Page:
4 January 2008

Green cleaning - floors and furniture

You have probably spent a lot of money on the floors and furniture in your home so it makes sense toprotect your investment by caring for them properly. You could easily go to the store and buy specialist cleaners for wood, leather, glass, fabric and carpet but if you want to be sure you don't add harmful chemicals to your own environment, use cleaners that you know are safe.

Buying a carpet cleaner or general spray that contains ingredients you don't know and can't even pronounce, could introduce harmful chemicals to your home. You and your family will sit on the furniture you clean, your children will play on the floor, so they must be safe. It is your responsibility as the homemaker to provide a safe and clean environment for the entire family. If you do this the green way, not only are you providing that safety, you'll also save money by using simple cleaners.

Our theoretical room today is the lounge room, or family room. First check the room and remove everything that shouldn't be there - like toys, clothes, cups etc. I'm guessing you don't live solo in your home, so make sure the children help you with this. It's an easy thing, even for a small child, to carry toys back to their own room. They can also carry clothes to the laundry and whatever needs to go to the kitchen. If you need heavy things moved - for instance, if you're going to vacuum behind the sofa, ask your husband or older children to help you.

When the room is clear of extras, you can start cleaning. Make sure you have your general cleaning kit with you so you don't keep running back to get cloths. When you decide which of the cleaners below work well in your home, add them, in a clearly marked bottle, to your general cleaning kit for future use.

There is a general debate over whether it's prudent to vacuum or sweep before you dust, or after. I vacuum/sweep first, because I believe that sweeping and vacuuming can create its own dust. So if you have a carpeted floor, vacuum it, making sure you use the crevice tool to get right into the join between the wall and carpet. While you have that tool on the vac, check for cobwebs and quickly suck them up if you find some. Also with the crevice tool, go along the windows and remove all the dust on the window sill and the recess the window fits into.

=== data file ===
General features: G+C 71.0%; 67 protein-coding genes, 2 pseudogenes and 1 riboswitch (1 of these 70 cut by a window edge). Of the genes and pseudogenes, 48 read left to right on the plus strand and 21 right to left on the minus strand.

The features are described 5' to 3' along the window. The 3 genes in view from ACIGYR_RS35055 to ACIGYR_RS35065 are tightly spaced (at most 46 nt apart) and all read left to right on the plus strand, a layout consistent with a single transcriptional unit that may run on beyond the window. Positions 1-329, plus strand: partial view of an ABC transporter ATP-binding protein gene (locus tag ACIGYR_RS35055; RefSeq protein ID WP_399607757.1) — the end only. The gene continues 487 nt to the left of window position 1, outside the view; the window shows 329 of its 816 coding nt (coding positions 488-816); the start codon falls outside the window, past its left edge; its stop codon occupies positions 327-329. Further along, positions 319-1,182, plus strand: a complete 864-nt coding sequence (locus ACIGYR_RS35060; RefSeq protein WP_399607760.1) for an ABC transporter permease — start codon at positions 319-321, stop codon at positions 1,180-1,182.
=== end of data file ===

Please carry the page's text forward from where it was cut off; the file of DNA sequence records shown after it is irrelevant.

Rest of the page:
If you have wooden floors, you'll need to vacuum/sweep before you mop, but the mopping is the last thing you'll do. So for now, just vacuum or sweep, then go on to your furniture.

If the furniture is dusty, wipe the dust off with a slightly moist terry or cotton cloth. Then clean it with one of the two cleaners below:

All-Purpose Cleaner #1
½ teaspoon washing soda
2 teaspoons borax
½ teaspoon grated soap or homemade laundry detergent
2 cups hot water
Combine the washing soda, borax, and soap in a spray bottle. Pour in hot water, screw on the spray bottle top and shake until the minerals are completely dissolved. This cleaner can be stored in this spray bottle indefinitely, so mark it “HOMEMADE ALL PURPOSE CLEANER” with a permanent marker.

Spray the cleaner on surfaces you wish to clean. Use your terry cloth to rub on as you go. For hard to move dirt, leave the cleanser on for a few minutes before wiping it off. Shake the bottle each time before you use it. Dry with a clean dry cotton cloth.

All-Purpose Cleaner #2
¼ cup baking soda (bicarb)
1 cup ammonia
2 litres warm water
Mix all the ingredients together and store in a sealed plastic container that is marked with the name. Dry with a clean dry cotton cloth.

This cleaner can also be used as a floor cleaner – tiles, laminate or vinyl or for general cleaning of walls, counter tops or sinks.

Wooden furniture polish
½ teaspoon oil, such as olive oil
¼ cup vinegar or fresh lemon juice
Mix the ingredients in a glass jar. Dab a soft rag into the solution and wipe onto wooden surfaces. Polish with a dry cotton cloth. Seal in the glass jar and store indefinitely.

TV and appliances